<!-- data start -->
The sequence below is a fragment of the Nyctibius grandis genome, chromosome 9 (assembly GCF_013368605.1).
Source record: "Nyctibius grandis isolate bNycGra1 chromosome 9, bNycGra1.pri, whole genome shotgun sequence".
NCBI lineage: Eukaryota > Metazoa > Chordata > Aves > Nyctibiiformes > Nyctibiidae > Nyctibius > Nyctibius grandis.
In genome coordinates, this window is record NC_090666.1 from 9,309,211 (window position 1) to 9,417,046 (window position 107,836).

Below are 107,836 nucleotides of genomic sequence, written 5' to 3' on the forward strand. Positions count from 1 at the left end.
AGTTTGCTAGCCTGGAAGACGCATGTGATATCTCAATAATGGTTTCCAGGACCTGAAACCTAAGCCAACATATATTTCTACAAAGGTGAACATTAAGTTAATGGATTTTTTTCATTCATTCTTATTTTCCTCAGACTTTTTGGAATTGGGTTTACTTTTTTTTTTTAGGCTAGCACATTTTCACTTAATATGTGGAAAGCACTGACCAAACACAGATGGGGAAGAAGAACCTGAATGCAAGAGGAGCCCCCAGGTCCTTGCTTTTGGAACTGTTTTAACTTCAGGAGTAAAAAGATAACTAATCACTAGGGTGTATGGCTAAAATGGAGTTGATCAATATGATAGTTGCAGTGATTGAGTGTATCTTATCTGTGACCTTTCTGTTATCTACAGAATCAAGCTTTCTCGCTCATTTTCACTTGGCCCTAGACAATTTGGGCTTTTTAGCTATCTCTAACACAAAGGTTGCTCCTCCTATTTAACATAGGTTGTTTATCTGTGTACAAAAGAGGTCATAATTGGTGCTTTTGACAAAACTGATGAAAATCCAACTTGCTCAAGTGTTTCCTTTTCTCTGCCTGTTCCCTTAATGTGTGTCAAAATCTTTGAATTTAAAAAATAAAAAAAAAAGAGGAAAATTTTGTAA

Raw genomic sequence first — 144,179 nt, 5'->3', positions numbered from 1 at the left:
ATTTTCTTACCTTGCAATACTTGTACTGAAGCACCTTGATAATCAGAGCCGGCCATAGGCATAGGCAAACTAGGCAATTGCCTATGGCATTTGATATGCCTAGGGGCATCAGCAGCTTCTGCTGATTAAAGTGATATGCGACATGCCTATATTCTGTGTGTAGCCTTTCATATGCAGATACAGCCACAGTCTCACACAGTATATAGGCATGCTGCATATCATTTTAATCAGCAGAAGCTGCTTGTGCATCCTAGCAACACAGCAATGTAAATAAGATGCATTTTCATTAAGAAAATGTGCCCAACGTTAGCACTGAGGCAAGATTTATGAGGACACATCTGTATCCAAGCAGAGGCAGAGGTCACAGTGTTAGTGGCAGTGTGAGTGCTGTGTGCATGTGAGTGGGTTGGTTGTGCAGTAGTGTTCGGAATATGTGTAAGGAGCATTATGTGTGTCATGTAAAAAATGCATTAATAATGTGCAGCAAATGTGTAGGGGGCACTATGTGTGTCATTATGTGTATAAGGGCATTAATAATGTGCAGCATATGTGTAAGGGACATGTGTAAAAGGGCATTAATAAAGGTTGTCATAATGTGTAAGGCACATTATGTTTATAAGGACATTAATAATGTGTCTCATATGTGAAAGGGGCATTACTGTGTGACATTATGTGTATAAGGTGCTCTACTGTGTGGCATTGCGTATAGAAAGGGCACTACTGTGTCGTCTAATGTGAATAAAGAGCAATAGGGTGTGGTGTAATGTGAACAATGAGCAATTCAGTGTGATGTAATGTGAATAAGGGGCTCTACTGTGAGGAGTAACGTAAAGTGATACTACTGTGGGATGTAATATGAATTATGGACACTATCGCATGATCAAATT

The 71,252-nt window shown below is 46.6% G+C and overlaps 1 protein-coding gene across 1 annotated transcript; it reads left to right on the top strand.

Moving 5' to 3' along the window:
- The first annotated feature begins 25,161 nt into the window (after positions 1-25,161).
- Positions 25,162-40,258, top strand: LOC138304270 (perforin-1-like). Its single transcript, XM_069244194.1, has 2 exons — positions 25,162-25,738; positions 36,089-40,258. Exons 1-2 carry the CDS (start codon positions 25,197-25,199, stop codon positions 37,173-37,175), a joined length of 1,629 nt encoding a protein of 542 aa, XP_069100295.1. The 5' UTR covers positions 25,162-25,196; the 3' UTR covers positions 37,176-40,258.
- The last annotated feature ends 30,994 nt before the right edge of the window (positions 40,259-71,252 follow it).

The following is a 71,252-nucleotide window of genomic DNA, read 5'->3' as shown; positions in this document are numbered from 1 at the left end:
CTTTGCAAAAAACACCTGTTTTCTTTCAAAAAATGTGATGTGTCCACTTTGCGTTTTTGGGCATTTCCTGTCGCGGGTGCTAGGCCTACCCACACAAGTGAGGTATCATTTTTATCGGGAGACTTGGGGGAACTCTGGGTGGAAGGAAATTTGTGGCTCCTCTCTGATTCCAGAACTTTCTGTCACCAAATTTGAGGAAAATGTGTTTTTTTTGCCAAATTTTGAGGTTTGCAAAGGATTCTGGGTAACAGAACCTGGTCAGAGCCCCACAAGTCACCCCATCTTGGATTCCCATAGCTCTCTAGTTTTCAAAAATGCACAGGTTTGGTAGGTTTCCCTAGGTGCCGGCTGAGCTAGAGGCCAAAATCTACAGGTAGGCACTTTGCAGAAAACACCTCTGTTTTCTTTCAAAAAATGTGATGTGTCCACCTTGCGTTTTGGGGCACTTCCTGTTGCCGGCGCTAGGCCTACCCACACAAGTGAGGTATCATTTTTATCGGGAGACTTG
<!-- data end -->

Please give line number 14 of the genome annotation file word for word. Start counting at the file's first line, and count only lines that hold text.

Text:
The following is a 71,252-nucleotide window of genomic DNA, read 5'->3' as shown; positions in this document are numbered from 1 at the left end: